Elizabeth Gilbert said, “Deep grief sometimes is almost like a specific location, a coordinate on a map of time. When you are standing in that forest of sorrow, you cannot imagine that you could ever find your way to a better place. But if someone can assure you that they themselves have stood in that same place, and now have moved on, sometimes this will bring hope.” In the past I had witnessed a dear friend go through grief when his father had died, and at that time, I had very little understanding of what he had went through.  He seemed to be wasting his life away, drinking to excess, taking drugs and abandoning his promising career. But over time, he got back on his feet, took up running, got a cat, and made positive changes in his life. What he told me when I opened up to him about my grief was this: Give it time. Give yourself time.

Once at an acquaintance’s party, I met R, a former student of my father’s many years ago when he was a dean at a university. R told me that my father was a great law professor, well-loved by the students even though he had no qualms about failing half of the class, and that years later, when R himself became a lawyer, other lawyers had spoken highly of my father. I had heard similar stories from my father’s colleagues and friends, from our relatives, and they all pointed out to the same thing – that he was a kind and remarkable man. And it’s stories like these that outweigh the sadness I feel whenever I think of him although at times it also makes me miss him more. And I think what I miss most is talking to him. I miss his tenderness. Also, I miss being loved by a father. Many years ago, my best friend and I had talked about the inevitable fact of death that will happen to our fathers, how our world will collapse when the times comes, how we would not know what to do when the time comes. And that’s how we phrased it—when the time comes—because we could not put father and die in the same sentence. We believed that when our fathers die, we would die, too. And yet. Here I am, still alive, and most days, doing quite well. Which is to say that I do have relapses but there are small victories, too: each day I am beginning to see life again, I am beginning to live again. I am learning to live with grief.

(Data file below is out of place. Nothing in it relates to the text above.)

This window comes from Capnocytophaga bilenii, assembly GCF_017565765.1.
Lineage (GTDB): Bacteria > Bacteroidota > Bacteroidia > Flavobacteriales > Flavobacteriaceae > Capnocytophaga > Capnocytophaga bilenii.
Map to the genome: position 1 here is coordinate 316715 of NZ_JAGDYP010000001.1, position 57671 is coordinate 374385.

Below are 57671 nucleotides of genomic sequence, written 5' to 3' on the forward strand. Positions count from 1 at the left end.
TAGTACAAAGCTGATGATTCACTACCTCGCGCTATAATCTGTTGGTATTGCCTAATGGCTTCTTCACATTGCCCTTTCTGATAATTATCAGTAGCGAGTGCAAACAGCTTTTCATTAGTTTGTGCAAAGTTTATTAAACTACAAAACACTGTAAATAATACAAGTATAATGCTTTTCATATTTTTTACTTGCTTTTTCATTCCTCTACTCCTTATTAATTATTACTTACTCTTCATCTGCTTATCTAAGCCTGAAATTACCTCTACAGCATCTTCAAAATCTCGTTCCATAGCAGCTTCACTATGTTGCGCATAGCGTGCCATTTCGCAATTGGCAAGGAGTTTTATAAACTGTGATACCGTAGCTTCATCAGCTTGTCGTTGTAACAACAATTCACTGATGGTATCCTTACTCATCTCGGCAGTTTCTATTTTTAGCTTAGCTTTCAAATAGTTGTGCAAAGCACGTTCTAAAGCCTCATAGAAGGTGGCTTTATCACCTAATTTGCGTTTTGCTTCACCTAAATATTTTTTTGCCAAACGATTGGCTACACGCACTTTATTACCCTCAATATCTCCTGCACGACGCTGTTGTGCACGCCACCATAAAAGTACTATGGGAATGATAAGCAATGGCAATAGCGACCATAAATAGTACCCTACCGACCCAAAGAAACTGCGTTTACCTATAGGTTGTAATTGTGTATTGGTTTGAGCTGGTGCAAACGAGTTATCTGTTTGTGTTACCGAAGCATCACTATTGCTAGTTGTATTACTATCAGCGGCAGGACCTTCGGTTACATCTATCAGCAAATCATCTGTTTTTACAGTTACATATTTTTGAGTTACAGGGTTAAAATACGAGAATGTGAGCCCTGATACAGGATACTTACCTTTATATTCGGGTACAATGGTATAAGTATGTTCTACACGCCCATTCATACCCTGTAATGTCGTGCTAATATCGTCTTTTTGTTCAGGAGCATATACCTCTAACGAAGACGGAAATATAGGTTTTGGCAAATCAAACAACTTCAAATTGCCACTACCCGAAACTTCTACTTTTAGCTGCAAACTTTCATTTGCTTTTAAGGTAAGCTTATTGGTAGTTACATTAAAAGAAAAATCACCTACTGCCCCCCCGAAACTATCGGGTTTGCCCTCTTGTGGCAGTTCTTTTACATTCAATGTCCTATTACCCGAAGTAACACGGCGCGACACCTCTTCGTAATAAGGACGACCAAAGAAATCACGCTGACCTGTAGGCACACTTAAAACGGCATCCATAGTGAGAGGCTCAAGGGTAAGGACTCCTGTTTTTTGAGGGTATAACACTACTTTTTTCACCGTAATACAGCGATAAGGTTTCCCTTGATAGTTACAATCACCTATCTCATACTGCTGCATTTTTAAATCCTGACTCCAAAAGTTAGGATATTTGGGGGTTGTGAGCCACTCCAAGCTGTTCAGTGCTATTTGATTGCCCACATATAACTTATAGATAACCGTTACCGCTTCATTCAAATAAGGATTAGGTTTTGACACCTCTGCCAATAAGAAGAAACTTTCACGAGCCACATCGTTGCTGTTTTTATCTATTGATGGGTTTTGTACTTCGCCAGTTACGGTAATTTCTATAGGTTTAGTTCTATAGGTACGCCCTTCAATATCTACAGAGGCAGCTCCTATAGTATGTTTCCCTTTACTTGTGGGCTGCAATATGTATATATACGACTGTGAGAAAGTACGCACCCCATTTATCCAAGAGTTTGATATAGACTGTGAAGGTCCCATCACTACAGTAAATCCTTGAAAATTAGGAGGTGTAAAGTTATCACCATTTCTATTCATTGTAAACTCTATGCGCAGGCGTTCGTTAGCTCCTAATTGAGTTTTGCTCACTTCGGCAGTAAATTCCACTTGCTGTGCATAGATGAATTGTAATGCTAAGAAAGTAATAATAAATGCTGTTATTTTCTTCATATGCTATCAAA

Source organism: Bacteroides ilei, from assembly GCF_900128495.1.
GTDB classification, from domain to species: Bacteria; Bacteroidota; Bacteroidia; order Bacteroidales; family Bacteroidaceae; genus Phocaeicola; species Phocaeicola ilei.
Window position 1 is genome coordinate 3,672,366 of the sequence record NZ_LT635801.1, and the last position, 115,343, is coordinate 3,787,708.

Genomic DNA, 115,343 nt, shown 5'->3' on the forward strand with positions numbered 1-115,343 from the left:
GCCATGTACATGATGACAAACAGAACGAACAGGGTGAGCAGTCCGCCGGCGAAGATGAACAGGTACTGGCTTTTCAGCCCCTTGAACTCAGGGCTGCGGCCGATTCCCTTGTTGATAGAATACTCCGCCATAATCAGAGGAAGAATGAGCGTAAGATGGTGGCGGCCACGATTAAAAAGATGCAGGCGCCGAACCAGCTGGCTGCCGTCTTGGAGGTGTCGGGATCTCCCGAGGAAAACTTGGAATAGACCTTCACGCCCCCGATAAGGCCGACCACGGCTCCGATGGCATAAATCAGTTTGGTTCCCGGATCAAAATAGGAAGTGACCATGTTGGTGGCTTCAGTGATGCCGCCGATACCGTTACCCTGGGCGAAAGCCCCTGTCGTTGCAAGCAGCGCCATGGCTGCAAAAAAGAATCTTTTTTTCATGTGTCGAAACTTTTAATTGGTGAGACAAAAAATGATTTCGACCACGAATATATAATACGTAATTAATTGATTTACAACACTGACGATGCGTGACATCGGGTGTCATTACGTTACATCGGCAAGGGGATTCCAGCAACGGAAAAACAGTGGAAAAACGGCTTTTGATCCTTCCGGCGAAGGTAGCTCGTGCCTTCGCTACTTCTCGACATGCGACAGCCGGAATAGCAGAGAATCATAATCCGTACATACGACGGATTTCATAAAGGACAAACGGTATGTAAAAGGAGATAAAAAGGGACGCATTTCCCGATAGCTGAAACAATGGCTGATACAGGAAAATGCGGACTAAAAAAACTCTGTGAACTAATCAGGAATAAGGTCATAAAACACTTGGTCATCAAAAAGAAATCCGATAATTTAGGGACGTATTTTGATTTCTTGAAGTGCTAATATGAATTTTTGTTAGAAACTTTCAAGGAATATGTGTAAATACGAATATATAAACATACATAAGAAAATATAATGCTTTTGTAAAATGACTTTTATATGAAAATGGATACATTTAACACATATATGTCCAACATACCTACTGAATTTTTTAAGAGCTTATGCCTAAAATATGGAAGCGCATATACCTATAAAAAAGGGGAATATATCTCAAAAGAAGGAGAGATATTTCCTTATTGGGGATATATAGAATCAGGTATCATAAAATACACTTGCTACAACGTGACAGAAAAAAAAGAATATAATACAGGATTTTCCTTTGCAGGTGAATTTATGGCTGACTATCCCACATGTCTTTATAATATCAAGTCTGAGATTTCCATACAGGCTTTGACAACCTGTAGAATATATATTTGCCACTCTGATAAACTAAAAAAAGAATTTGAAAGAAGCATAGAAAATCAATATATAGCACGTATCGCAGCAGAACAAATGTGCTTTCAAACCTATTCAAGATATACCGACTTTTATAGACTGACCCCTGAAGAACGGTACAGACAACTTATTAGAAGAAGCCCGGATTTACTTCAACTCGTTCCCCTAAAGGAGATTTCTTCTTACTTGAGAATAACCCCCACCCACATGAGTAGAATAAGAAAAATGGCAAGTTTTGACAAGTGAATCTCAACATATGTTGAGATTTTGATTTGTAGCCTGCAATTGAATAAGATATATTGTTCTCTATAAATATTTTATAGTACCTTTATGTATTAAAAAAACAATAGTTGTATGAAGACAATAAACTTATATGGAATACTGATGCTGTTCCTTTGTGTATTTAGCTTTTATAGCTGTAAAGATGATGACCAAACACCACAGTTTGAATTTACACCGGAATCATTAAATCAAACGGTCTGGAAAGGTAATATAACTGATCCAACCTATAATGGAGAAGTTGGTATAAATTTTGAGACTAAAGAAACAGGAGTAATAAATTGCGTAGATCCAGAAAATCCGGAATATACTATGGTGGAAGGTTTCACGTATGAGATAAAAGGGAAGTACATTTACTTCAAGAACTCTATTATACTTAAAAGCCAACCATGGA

Two weeks after my father died, I dreamt of him. In the dream, he was trying to tell me something, but I could not hear him. We were sitting on the sofa facing each other, and I could tell from his eyes and gestures that he was telling me something important but no voice came out of him so I could not make out what he was saying. Last week I had the same dream. All this time I had been trying to decipher what my father had tried to tell me. When I took a walk yesterday afternoon, a brown butterfly flew next to me. This was not the first time that it had happened. It is a Filipino superstition that a brown butterfly signifies the presence of a deceased loved one. When the butterfly followed me for most of my walk, I strongly felt my father’s presence. “Where Do I Begin” started to play in my head, a song from the movie “Love Story” that he had often asked me to play on the piano. As I walked the road, I paid attention to the little details like I used to do. A hummingbird hovered above the cobalt blue salvias. Fragrant gardenias thriving on the sidewalk brought to mind a flower from my childhood, the bell-shaped ylang-ylang. Colors flooded my sight—yellow primroses, pastoral greens, crimson fence, black graffiti on white walls. Stories wafted in the air. ‘We’re not together anymore,’ said the man to his friend as they crossed the street. Laughter ensued from behind the low wall of a white bungalow. Desperations, little dramas, moments of elation unfolded in hidden corners. Parked bicycles swarmed the alleys. The calm sky spoke of hope and faith. As I approached the beach, I paused and deeply inhaled the salty air. I sat on the sand for another hour, waited for the streaks of orange and red in the sky to appear and signal the death of the day. Then it occurred to me, as the sun descended on the horizon, that what my father was trying to tell me in my dream was this: Life goes on; life must go on. I stared at the sunset as though it was the most beautiful sunset I had ever seen. As I stood before the immensity of the sea, I composed a short note to my father. Dear Dad, what a wonder to stand small against the world, to heed the world, and sing a hymn to life.


JJ Quijano is the author of the novel “The Unfolding.” Their work has appeared in Vol. 1 Brooklyn and Ang Diaryo.